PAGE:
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Impakto by Richard Calder
(Earthlight, £6.99, 442 pages, paperback; published 3 September 2001; ISBN 0-7434-0895-0.)

How to explain the plot of Impakto in less than 100 words? Raul Riviera is a rather snivelling and unsympathetic middle-aged cover scanman - he doesn't know why and doesn't want to be, but he is. Travelling home to the Philippines on an aeroplane Riviera is seated next to a 'man' who is also returning home.

Deep breath now: unfortunately this 'man' is returning to the Philippines to kill the demon king and queen there who had rescued him from his own abortion by infusing him with thousands of his own personal demons, thus making him an impakto; these demons are reluctant to participate in any form of regicide so they possess everyone aboard the plane (except Riviera - he is cocooned in a horrible 'flesh marshmallow' cocoon) and crash it, leaving only Riviera alive to be contacted by the demon community of the Philippines, one decadently beautiful example of whom, the chief artificer Maximillia Morales, affixes a 'bionic' claw in place of his right hand because, like the plane hijacker, Riviera turns out to be impakto also, and as such is the weapon that the revolutionary demon underground have been waiting for to kill the king and queen of the other-dimensional demon city of Ur so that an ancient spaceship buried beneath the palace at its centre can be uncovered and used to attack God - because He has recently been brought into being by the continued human outpourings of faith in His existence and is determined to assume control over all of His dominions.

Richard Calder seems to be writing in a little genre of his own invention, one that melds an archaic, decadent use of language with a reprise of Golden Age sf technology - 'purple-punk', 'cyber-gothic', call it what you want; to my knowledge nobody else has written anything quite like it for decades. Calder's closest literary relatives are William Hope-Hodgson, HP Lovecraft and various other largely forgotten fantasists of the earlier years of the 20th century, and in Impakto we're reminded of these roots more than any of Calder's previous novels.

The problem I found was that, whilst admiring the prose and audacity of the plot individually, they didn't really work together. Impakto suffers from a rather jerky development - Calder sometimes spends whole pages describing the most fleeting events in prose so purple it's almost ultraviolet, whilst at other times months can pass in a single sentence. The uneven pace disrupts the rhythm, so that the book always felt too long or too short, but never 'just right'.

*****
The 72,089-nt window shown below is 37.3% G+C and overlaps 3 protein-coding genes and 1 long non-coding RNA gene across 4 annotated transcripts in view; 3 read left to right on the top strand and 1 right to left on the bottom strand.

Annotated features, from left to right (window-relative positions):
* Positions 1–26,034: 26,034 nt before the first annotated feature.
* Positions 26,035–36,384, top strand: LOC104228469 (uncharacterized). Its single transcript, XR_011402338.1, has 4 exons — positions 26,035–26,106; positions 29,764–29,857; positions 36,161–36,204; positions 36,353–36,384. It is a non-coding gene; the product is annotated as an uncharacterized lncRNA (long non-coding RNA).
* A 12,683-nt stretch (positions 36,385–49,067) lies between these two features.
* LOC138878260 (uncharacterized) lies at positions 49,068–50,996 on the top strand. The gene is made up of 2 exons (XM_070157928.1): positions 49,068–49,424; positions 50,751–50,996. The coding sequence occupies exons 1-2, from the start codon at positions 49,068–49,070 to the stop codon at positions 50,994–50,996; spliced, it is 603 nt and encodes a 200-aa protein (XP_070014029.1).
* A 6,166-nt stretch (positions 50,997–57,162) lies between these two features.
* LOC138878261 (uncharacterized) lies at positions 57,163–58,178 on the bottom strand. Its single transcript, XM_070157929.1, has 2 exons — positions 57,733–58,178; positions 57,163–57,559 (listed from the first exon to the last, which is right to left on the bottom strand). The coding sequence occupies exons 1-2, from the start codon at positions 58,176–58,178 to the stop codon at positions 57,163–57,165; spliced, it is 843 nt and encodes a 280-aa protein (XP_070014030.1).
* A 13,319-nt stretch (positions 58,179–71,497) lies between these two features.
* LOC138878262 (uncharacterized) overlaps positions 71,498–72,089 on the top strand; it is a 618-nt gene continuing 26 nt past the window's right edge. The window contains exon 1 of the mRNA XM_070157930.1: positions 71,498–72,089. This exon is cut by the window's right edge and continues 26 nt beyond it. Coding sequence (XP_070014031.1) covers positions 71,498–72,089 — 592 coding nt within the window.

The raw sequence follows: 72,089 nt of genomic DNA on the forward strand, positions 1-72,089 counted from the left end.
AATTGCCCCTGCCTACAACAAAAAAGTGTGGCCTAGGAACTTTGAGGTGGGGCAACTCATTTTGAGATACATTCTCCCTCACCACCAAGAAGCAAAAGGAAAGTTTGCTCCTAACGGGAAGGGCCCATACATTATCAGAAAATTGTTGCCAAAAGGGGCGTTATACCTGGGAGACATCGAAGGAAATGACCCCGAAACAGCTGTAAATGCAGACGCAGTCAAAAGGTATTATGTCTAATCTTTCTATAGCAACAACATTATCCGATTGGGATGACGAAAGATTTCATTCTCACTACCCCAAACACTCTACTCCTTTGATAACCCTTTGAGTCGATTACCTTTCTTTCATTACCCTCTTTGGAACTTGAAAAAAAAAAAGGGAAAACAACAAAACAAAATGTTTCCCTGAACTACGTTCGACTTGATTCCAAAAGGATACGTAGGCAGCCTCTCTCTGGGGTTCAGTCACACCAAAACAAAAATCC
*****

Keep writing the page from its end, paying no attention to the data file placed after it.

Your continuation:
The unique prose worked very well in Calder's earlier works such as Malignos, where the richness of the background was rendered perfectly by the overindulgent use of long, obscure words to describe a strange and extraordinary world; but the world of Impakto, and its genuinely breath-taking, sacrilegious plot, is not best-served by such language. Such a mythical-level plot needs to be told in the more simplistic form of Legend, not in overwrought High Gothic prose. It needs the prose of a Milton or a Dante, not a Mrs Radcliffe.

Finally, I couldn't find it in myself to be bothered about Riviera: he's not a character I felt any empathy for or that I could get under the skin of. We get only the barest sense of Riviera's development because his past bears no apparent relation to, and has no bearing whatsoever upon, his destiny. Shocking revelations come and shocking revelations go, but most were simply too deus ex machina to shore up Riviera's character beyond a few basic Pavlovian traits.

The first few chapters of Impakto first appeared in Interzone as a short story at the end of 1999, which might, I suppose, offer a technical explanation as to why there isn't the slightest intimation of his stormy origins therein; however Impakto does not read like a novel proper, but rather a hurried fix-up of various stories.

There are a few sections in Impakto that read very well, and God knows the story is ambitious enough; but these are islands in an otherwise dead calm sea that takes an overlong time to sail.

Review by Stuart Carter

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© Stuart Carter 10 November 2001